The security agencies must live up to their responsibilities of protecting the people

Barely four months after the Katsina State government and others in the North-west struck a peace deal with some bandits, another state of emergency is in the air. Katsina, Zamfara, Kaduna and indeed Niger are again at the mercy of criminals who kill, maim and loot property at will. In the last few weeks the bandits, armed with sophisticated weapons, had attacked several communities where hundreds of citizens were seized and released after ransom had been paid. Farmers are afraid to go to the farms why many others are fleeing the suburbs for Katsina, the state capital, for security. Various communities in 13 local councils are reportedly under intense attacks with Dutsin-Ma alone witnessing over 30 attacks in recent times. In Jibia town, the military had to be invited to engage the bandits on the stretch of the Rugu forest nearby, after two customs officers and some residents were abducted.

Desperate to find a solution to the large scale banditry, kidnapping, armed robberies and cattle rustling in the state, Governor, Alhaji Aminu Bello Masari had last September held sessions with representatives of bandits terrorising his state and signed agreement with them to drop their weapons and restore the peace. The bandits were in turn granted “amnesty,” and their pockets reportedly stuffed with wads of naira. The Masari initiative was adopted by other governors in the North-west, a region earlier insulated from the havoc and ghastly atrocities of the decade-long Boko Haram insurgency in the North-east.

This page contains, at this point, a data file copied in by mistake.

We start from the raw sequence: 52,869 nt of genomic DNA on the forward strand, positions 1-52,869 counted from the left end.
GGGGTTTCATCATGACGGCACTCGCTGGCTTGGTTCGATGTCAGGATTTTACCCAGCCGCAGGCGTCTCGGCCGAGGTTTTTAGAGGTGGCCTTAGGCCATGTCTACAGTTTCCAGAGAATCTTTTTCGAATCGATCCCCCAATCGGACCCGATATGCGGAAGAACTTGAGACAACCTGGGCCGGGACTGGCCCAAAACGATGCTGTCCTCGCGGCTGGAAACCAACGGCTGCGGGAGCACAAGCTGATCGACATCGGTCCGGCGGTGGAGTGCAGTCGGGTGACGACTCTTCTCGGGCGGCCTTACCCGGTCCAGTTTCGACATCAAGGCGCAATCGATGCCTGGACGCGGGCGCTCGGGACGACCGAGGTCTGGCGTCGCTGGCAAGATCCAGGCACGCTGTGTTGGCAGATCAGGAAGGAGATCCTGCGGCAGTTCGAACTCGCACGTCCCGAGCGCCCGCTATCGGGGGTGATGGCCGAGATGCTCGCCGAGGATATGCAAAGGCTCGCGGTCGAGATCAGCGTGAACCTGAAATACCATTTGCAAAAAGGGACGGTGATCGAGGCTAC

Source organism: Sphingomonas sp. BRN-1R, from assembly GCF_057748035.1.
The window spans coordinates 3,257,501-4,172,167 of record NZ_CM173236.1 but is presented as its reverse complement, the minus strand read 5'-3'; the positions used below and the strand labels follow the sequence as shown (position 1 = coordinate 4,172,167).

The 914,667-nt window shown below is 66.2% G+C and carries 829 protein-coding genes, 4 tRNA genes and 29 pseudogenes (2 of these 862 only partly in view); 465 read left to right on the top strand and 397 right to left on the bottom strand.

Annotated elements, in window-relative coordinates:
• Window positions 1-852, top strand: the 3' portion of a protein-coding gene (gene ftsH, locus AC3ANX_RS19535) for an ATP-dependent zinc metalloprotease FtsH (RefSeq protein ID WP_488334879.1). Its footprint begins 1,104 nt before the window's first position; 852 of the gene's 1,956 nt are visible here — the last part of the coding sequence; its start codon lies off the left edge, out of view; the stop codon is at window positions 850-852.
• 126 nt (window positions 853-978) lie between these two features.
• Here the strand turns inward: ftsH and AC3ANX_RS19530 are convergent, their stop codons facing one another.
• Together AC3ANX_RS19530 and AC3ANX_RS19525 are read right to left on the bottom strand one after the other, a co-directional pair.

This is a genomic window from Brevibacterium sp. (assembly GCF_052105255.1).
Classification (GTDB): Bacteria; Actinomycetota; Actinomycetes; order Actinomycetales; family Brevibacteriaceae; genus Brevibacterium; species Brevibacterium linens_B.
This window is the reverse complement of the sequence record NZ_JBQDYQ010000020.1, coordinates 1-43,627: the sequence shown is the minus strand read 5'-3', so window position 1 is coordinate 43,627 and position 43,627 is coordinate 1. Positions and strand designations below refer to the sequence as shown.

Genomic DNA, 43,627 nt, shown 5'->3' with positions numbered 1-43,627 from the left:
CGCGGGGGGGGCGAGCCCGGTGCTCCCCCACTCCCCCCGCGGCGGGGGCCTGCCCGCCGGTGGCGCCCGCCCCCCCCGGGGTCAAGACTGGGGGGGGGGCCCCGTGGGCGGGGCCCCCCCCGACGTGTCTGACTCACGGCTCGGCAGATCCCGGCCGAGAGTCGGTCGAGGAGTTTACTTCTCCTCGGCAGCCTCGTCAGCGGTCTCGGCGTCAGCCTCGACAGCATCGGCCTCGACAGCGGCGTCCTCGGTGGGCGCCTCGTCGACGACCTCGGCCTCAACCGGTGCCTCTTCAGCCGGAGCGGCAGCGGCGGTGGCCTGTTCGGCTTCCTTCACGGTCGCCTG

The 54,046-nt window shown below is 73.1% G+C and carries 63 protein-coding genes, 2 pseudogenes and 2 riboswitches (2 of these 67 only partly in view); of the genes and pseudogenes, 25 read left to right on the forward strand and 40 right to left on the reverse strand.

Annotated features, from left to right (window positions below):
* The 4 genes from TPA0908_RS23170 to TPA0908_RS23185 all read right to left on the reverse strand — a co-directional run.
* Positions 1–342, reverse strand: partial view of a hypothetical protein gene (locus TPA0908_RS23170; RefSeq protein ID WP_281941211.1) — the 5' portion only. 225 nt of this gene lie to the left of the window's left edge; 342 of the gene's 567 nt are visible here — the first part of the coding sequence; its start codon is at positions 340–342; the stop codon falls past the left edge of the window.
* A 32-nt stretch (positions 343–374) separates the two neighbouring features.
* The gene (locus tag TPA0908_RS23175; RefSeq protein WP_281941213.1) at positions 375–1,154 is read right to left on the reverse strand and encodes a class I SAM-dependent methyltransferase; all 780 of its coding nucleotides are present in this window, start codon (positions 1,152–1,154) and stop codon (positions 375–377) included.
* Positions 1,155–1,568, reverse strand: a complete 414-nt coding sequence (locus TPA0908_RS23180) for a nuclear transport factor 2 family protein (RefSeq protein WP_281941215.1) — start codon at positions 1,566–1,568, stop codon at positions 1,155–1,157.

A peace summit convened by the Inspector -General of Police, Mr. Mohammed Adamu, in Katsina facilitated discussions with representatives of the bandits from Kebbi, Niger, Sokoto, Kaduna and Zamfara. An apparently excited permanent secretary, special services, office of the Secretary to the Government of the Federation, Dr Amina Shamaki commended the effort, arguing that the “dialogue” initiated by the governors in the zone should be adopted by states with similar security challenges. “The application of the carrot-and-stick approach is an effective strategy that enables criminals willing to embrace peace to do so while repentant ones are identified and isolated for appropriate actions by security agencies,” she said.

While the agreement lasted the bandits released about100 captives in their custody while government in turn freed more than 50 bandits detained by security operatives in Katsina, Kano and Kaduna States. “The peace accord had come and gone and many of us who were against it have now been vindicated,” said Abdusamad Jibia, a university don. But the Special Adviser to the government on security, Ibrahim Katsina said the resurgence of banditry was a temporary setback, arguing that security issues are often a gradual process. “We are presently trying to network members of the community to be alive to their responsibilities and partner with security agencies, so that it will be reduced”, he said.

We are not surprised at what is happening to the so-called peace accord with the bandits which boldly advertised government’s helplessness. Indeed, we warned in this space that it would be impossible to hold a group of outlaws to any form of agreement. With many sophisticated guns in their possession, what will they do if they run out of cash? The scale of banditry was such that earlier in the week, President Buhari asked the security agencies to go after the criminals terrorising Niger State and others. But what is happening in the northwest is a replication of the general insecurity across the country for which the authorities must find a more enduring solution. The security agencies must live up to their responsibilities of protecting the people while the states should ensure good use of resources within their domains by providing the enabling environment for job creation and entrepreneurship.